In his book, Trauma and Race: A Lacanian Study of African American Racial Identity (Baylor UP, 2016), Sheldon George treats an old idea--that African Americans must transform their relationship to the history of slavery and to their identification with race—in an entirely new way.
What follows is a quite truncated encapsulation of the book’s central argument which I will attempt if only because it struck me as a very original use of Lacanian thought. It also produced something I value very much: the development of fresh ideas for this psychoanalyst to ponder.
George argues that owning human property, slaves, offered a surplus of "jouissance" to slave owners. Meanwhile the enslaved, denuded of family, of history and claims to nationality, were often valued solely for muscle mass and fecundity. Psychically emptied--seen only for their capacity to serve the master's needs, and I want to add, also emptying preemptively, and defensively their psychic lives, enslaved people were forbidden access to being, from which flows, following Lacan, crucial early fantasies of a wholeness that must be shattered if one is to become subjectivized. Fantasies of repletion provide a kind of protective “crested shield" with which to endure the rough first brush with the Symbolic.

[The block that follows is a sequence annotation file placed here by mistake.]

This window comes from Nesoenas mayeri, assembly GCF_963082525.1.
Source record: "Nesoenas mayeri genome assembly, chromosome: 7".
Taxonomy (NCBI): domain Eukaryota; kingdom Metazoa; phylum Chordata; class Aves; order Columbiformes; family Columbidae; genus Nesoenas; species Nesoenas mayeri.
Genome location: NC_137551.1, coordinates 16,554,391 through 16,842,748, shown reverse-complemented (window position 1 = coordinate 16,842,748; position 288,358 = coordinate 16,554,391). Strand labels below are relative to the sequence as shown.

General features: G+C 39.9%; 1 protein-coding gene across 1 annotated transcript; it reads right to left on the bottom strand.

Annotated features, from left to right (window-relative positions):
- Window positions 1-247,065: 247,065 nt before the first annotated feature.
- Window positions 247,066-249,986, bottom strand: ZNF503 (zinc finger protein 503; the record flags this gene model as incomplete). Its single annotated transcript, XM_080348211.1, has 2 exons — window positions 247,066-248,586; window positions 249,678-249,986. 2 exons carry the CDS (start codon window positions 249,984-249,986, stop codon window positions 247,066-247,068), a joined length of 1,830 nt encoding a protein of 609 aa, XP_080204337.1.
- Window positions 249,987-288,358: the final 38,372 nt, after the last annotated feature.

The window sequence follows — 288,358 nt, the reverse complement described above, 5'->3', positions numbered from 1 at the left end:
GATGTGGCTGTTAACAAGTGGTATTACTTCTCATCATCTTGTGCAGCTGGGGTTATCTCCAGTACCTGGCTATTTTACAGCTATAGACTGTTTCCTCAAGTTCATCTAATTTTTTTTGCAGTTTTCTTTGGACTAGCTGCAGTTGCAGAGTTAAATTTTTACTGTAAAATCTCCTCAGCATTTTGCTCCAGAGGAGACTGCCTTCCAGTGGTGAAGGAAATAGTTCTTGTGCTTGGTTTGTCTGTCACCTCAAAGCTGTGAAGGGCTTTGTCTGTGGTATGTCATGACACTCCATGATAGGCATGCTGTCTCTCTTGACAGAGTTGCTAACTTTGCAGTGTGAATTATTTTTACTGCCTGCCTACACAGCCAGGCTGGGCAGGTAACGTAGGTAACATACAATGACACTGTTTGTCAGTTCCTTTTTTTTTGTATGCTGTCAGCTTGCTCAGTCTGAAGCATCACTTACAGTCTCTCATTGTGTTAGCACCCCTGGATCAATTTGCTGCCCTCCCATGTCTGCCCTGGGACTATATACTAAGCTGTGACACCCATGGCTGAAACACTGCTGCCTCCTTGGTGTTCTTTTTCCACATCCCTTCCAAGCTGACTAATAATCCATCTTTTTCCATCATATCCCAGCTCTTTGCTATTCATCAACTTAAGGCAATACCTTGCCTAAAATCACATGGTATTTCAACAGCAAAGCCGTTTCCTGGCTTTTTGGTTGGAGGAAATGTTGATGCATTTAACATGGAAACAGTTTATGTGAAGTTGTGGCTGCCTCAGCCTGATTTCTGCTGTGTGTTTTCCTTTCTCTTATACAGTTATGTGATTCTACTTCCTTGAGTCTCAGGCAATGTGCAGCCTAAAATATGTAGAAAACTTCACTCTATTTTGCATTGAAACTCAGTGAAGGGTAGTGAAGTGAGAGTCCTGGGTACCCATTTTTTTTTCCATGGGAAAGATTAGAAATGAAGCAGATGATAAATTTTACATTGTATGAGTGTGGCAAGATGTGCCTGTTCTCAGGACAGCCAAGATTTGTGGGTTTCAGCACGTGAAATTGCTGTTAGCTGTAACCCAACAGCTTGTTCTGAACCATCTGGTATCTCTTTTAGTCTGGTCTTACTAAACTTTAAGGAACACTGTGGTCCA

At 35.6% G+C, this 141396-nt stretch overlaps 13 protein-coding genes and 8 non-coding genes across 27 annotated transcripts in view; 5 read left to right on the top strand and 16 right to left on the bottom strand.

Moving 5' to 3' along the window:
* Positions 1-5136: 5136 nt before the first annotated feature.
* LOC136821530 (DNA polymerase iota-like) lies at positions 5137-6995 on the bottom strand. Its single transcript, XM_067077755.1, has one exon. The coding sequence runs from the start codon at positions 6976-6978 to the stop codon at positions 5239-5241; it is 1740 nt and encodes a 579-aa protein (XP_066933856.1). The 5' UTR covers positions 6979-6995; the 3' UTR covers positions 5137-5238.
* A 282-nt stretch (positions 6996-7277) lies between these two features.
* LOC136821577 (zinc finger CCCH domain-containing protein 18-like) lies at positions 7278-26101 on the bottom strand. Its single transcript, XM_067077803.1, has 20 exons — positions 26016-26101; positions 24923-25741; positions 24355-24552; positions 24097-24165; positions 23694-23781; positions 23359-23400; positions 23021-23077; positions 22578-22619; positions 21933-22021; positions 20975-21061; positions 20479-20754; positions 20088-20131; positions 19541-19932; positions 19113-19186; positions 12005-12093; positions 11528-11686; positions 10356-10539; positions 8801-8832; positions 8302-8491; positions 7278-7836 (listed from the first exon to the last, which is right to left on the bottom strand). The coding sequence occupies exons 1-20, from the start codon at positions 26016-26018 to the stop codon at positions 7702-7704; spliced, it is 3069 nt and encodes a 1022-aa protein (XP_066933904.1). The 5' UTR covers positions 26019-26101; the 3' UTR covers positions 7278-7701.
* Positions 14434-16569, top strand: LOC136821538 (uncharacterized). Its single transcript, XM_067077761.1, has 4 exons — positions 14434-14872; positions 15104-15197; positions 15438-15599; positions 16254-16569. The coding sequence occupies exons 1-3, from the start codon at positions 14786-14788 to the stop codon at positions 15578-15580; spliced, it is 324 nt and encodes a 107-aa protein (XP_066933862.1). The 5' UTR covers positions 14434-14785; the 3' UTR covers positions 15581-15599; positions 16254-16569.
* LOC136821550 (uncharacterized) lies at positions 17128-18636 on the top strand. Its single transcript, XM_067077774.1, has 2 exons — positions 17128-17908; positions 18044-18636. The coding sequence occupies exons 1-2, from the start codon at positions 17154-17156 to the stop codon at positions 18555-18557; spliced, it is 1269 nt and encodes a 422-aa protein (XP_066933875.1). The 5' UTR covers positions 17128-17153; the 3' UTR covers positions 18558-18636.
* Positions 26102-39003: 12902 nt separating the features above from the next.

Living under a racist, white animating Master Signifier, slaves were often absent of the requisite psychic buffering with which to enter the Symbolic without undue suffering. Barred from the rudiments of being and lacking a constructive Master Signifier from which to generate vitalizing associations, the gaze of the enslaved was horrifyingly riveted to the “very lack that is masked in the Lacanian subject,” (p.21). Here George offers an apt description of what the sociologist of slavery, Orlando Patterson, refers to as "social death."
Rather than celebrate the ways in which the burden of “double consciousness” aided African Americans in generating new linguistic vistas, we find no fan of Henry Louis Gates Jr’s “signifying monkey” here. George declares the project of "resignification" as not going far enough, and crucially, as missing the impact of the unconscious on language. Arguing against a powerful trend in African-American studies to value African-American racial identity as such, George boldly declares, “insistences on race perform a rite, an endless repeated act as a means to commemorate the not very memorable encounter that I call the trauma of slavery.” (p.42) How, George asks, can one have an identity based on insult, negation, and injury? Following his argument, the lure of racial pride loses its force majeur. Suddenly we see it as but papering over a potentially productive encounter with lack. And if it is lack that must be faced so as to open the door to a life driven by enlivening, elusive yet worthwhile desire, at what cost is it avoided?
The idea of having love of the race and “the race man” become rather quickly tragic in George’s intellectual hands. Furthermore, embracing the narrative that “we come from slavery”, like Sethe in Toni Morrison's Beloved, (a novel George writes beautifully about in this text) one is quickly cornered, metonymically, by the suffocating relationship between race and enslavement. The need for the space to metaphorize is undeniable.
To learn more about the work of Sheldon George, please go here.
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